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Detroit Tigers Sweep Yankees: The Top 9 Reasons Why

Max Meyer |
October 19, 2012 | 5:05 p.m. PDT

Associate Sports Editor

Robinson Cano had one of the worst postseasons in MLB history. (kidsire/Creative Commons)
Robinson Cano had one of the worst postseasons in MLB history. (kidsire/Creative Commons)
This was the first time the New York Yankees were swept in a best-of-seven series since 1976, when they faced the Cincinnati Reds, who were known Big Red Machine at the time. Their offensive ineptitude was historic, as they had the worst batting average in postseason history (.188) for a team that played at least seven games. According to Elias Sports Bureau, the Tigers were the fifth team ever to sweep a best-of-seven postseason series without trailing at any point in the series. In fact, Tigers scored more in the elimination game (8) than Yankees scored in the whole series (6). So why were the Yankees so bad in the 2012 ALCS? Here are the top nine reasons why:

9. Joe Girardi

 The Yankees starting lineup in Game 4 consisted of Raul Ibanez, Eric Chavez, Russell Martin, Brett Gardner, and Eduardo Nunez in the five through nine spots in the lineup. I know Girardi shouldn't have trusted his stars such as Alex Rodriguez and Curtis Granderson, but he still should have put his best hitters in the lineup in an elimination game. He made several head-scratching moves, and the Yankees manager definitely deserves some of the blame for this sweep. 

8. Nick Swisher

Swisher hit 5-30 in the postseason for a .166 batting average. Swisher's 3-13 in ALCS wasn't as bad as some of the other Yankees, but he killed them in key situations. Swisher had only one hit in five at-bats with runners in scoring position. According to ESPN Stats & Info, Swisher's .056 playoff career batting average with RISP (2-36) is the worst of all time. Good luck getting that massive contract this offseason Nick, when you had another one of your typical postseason performances.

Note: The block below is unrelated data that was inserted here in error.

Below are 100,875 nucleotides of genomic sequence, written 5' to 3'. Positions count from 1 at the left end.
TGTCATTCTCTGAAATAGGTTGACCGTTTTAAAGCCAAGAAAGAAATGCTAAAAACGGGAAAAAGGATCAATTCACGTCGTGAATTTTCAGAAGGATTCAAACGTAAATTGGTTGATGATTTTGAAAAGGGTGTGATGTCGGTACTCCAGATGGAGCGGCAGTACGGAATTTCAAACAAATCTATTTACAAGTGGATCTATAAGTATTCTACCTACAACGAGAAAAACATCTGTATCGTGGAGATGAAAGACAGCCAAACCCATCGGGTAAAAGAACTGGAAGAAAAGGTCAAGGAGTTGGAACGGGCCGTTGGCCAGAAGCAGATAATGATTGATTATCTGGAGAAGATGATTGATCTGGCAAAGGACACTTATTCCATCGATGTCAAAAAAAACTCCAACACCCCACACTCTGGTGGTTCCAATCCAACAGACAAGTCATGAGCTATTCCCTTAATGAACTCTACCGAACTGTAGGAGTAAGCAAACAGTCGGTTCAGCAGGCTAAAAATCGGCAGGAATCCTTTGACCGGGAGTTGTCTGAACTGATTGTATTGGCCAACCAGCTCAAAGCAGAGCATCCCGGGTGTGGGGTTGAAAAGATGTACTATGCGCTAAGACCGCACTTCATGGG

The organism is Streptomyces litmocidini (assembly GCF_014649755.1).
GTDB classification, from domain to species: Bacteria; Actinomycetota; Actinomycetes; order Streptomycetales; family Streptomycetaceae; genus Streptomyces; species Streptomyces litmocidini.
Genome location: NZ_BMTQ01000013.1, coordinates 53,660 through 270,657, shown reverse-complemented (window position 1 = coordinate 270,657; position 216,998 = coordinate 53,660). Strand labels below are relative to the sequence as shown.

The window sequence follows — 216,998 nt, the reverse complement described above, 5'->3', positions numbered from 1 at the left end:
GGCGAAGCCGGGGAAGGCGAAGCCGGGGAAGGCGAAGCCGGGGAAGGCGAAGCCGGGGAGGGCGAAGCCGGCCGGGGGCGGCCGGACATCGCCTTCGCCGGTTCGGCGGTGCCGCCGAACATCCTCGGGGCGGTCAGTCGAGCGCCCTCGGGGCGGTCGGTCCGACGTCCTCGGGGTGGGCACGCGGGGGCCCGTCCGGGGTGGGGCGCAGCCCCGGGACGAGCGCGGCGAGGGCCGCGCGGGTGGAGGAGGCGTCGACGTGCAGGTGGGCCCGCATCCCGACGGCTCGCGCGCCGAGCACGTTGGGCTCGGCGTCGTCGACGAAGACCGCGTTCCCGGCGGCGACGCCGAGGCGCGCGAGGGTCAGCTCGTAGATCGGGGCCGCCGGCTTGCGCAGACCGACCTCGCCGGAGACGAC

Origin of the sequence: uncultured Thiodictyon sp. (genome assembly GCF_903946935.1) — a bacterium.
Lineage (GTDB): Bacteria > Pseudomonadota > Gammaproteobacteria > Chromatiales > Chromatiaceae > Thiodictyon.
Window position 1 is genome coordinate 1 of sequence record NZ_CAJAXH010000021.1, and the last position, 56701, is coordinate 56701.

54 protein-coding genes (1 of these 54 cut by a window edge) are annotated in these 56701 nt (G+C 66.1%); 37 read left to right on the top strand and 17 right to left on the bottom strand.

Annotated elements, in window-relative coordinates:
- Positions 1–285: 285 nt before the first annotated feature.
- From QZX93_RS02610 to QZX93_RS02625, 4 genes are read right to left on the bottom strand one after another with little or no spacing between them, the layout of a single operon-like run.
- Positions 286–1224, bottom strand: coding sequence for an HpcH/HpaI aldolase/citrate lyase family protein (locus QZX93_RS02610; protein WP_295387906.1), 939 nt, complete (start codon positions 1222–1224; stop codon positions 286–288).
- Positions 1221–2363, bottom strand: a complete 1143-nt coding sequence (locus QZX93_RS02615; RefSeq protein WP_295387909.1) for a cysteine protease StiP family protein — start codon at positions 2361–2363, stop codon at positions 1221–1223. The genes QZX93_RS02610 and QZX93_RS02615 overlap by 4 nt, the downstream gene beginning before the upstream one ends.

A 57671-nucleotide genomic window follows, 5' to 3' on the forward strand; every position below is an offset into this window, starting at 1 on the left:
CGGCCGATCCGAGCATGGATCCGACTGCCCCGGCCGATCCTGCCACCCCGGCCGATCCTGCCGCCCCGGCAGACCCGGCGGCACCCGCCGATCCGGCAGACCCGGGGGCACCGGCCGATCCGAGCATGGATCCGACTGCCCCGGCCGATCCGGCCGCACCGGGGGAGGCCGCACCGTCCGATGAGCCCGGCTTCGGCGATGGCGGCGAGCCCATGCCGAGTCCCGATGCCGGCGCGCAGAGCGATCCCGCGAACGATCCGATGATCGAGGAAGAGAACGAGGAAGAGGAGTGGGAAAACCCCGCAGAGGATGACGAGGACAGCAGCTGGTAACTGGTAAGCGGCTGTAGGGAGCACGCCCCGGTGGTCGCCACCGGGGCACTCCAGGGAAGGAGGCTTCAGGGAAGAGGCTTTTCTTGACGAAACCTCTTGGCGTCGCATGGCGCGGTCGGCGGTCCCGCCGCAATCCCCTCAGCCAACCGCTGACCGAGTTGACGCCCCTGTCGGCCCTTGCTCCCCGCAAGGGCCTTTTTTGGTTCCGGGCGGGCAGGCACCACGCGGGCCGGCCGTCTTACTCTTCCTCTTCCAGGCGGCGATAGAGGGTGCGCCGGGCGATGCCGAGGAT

7. Derek Jeter's Injury

Jeter was hitting .333 in the postseason before he suffered a left ankle fracture in Game 1. Yankees only scored 2 runs in 27 innings after Jeter's injury. The Yankees were a much different team after losing one of their best hitters, leadoff man, and leader. 

The Yankees' offense was not the same after Derek Jeter's injury in Game 1 (Keith Allison/Creative Commons).
The Yankees' offense was not the same after Derek Jeter's injury in Game 1 (Keith Allison/Creative Commons).
6. Delmon Young

In the past two postseason series against Yankees, he's hitting .333 with 5 home runs and 9 RBI's. This ALCS he hit .294 with 2 home runs and 8 RBI's. Additionally, unlike the Yankees, Young had several huge hits in the series. According to ESPN Stats & Info, he was the first player ever to drive in the game-winning run in four different games in a postseason series. His clutch performance was the biggest reason why he won ALCS MVP.

5. Phil Coke